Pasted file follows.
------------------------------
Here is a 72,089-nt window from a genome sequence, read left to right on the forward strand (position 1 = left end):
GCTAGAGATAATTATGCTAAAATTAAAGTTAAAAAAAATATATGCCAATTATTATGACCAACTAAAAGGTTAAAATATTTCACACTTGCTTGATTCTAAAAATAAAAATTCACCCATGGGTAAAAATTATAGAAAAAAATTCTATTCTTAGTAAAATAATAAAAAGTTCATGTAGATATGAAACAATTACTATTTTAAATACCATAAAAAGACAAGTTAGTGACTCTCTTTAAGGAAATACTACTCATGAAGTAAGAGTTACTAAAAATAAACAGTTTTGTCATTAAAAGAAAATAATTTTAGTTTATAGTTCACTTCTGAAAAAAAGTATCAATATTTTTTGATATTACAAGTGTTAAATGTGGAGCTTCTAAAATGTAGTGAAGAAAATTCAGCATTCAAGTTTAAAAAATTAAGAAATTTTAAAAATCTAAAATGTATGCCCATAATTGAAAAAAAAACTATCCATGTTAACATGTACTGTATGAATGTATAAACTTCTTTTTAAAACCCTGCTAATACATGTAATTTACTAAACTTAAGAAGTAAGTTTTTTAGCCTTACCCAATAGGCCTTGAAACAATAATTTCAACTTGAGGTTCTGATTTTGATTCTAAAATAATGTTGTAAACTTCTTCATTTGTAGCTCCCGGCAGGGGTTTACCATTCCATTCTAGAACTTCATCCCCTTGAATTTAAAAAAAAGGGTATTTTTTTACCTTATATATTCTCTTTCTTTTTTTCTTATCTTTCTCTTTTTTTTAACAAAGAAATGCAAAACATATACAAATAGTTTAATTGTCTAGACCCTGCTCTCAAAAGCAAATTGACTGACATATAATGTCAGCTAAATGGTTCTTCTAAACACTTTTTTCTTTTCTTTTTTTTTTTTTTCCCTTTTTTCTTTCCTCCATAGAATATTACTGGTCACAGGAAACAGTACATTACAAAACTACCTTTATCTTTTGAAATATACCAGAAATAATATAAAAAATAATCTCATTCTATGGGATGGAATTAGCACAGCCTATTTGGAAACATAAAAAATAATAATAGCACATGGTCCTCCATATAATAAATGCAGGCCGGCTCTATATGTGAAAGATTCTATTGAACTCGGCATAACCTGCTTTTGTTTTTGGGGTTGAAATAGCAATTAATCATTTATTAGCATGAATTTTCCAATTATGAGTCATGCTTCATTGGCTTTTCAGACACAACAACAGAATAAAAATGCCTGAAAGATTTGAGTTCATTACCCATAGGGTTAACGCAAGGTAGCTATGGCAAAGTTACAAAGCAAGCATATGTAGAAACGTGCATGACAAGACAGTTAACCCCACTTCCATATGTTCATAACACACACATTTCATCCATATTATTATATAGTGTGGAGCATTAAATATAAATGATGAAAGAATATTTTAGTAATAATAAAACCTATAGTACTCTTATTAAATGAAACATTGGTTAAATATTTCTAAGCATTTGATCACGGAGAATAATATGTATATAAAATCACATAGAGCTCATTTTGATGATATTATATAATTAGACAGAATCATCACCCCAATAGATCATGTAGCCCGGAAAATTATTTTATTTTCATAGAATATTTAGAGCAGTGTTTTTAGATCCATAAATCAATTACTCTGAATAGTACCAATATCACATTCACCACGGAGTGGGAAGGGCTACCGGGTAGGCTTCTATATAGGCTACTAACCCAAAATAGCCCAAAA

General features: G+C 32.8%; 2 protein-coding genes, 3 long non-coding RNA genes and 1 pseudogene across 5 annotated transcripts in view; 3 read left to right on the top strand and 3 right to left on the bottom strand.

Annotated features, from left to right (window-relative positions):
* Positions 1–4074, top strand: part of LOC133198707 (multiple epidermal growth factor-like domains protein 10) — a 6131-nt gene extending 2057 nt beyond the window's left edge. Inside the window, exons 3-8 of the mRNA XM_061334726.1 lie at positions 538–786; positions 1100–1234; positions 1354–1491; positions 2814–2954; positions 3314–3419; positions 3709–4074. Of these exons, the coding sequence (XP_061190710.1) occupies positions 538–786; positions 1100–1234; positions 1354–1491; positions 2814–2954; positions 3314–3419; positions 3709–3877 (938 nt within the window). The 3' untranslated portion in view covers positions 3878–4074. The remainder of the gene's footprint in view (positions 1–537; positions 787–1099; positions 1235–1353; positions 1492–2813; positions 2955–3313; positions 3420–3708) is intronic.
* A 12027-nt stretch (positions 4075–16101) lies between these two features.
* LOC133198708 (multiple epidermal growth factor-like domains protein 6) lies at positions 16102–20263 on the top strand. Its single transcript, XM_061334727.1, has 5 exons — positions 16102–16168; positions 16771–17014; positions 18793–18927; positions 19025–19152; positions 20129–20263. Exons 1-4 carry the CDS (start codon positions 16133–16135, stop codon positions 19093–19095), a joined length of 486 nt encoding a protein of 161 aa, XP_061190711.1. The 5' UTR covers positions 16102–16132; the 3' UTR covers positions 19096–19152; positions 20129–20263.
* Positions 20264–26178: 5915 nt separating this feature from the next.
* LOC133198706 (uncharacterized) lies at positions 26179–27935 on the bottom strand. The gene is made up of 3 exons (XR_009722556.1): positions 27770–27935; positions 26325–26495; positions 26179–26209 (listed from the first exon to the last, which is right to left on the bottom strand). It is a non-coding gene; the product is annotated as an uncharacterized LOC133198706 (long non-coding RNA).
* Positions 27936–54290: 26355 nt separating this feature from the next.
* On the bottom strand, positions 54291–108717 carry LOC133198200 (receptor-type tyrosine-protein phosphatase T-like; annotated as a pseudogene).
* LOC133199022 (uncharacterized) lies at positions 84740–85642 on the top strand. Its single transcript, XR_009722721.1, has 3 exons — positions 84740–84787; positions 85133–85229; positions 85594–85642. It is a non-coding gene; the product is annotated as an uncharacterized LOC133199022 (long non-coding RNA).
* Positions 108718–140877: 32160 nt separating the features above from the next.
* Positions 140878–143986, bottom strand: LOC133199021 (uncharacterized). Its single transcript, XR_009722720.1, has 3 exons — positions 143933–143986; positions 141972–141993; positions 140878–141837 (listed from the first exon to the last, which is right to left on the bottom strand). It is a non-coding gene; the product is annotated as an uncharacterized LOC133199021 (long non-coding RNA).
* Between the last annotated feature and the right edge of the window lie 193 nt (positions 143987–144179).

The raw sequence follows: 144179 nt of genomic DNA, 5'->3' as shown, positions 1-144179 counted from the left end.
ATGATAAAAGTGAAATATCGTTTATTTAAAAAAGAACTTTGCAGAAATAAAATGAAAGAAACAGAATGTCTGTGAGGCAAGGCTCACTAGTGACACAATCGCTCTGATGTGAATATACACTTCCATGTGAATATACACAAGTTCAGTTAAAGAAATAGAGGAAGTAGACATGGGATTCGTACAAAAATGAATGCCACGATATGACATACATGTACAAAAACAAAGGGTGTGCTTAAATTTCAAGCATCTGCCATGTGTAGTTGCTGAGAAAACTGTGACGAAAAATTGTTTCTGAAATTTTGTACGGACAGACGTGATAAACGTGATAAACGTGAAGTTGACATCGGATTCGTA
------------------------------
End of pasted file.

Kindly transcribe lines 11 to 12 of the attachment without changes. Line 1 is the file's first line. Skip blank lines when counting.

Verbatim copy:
* On the bottom strand, positions 54291–108717 carry LOC133198200 (receptor-type tyrosine-protein phosphatase T-like; annotated as a pseudogene).
* LOC133199022 (uncharacterized) lies at positions 84740–85642 on the top strand. Its single transcript, XR_009722721.1, has 3 exons — positions 84740–84787; positions 85133–85229; positions 85594–85642. It is a non-coding gene; the product is annotated as an uncharacterized LOC133199022 (long non-coding RNA).